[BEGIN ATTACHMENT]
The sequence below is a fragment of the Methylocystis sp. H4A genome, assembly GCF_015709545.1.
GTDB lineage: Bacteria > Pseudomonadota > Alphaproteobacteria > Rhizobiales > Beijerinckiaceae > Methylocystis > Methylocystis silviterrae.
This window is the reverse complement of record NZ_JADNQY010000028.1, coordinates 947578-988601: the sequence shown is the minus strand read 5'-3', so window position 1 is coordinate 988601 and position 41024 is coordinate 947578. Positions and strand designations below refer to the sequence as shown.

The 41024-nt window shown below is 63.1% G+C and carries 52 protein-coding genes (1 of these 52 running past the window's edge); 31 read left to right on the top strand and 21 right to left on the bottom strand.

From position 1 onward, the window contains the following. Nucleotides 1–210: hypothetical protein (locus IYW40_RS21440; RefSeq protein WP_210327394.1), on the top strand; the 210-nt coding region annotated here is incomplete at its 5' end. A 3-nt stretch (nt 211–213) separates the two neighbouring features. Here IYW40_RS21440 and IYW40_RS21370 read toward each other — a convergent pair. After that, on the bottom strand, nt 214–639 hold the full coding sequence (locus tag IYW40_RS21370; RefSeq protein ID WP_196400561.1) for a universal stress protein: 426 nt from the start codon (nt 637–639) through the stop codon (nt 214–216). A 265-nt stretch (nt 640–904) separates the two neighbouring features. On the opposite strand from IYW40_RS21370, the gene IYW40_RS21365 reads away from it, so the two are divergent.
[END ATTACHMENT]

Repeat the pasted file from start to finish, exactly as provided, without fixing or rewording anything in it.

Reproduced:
The sequence below is a fragment of the Methylocystis sp. H4A genome, assembly GCF_015709545.1.
GTDB lineage: Bacteria > Pseudomonadota > Alphaproteobacteria > Rhizobiales > Beijerinckiaceae > Methylocystis > Methylocystis silviterrae.
This window is the reverse complement of record NZ_JADNQY010000028.1, coordinates 947578-988601: the sequence shown is the minus strand read 5'-3', so window position 1 is coordinate 988601 and position 41024 is coordinate 947578. Positions and strand designations below refer to the sequence as shown.

The 41024-nt window shown below is 63.1% G+C and carries 52 protein-coding genes (1 of these 52 running past the window's edge); 31 read left to right on the top strand and 21 right to left on the bottom strand.

From position 1 onward, the window contains the following. Nucleotides 1–210: hypothetical protein (locus IYW40_RS21440; RefSeq protein WP_210327394.1), on the top strand; the 210-nt coding region annotated here is incomplete at its 5' end. A 3-nt stretch (nt 211–213) separates the two neighbouring features. Here IYW40_RS21440 and IYW40_RS21370 read toward each other — a convergent pair. After that, on the bottom strand, nt 214–639 hold the full coding sequence (locus tag IYW40_RS21370; RefSeq protein ID WP_196400561.1) for a universal stress protein: 426 nt from the start codon (nt 637–639) through the stop codon (nt 214–216). A 265-nt stretch (nt 640–904) separates the two neighbouring features. On the opposite strand from IYW40_RS21370, the gene IYW40_RS21365 reads away from it, so the two are divergent.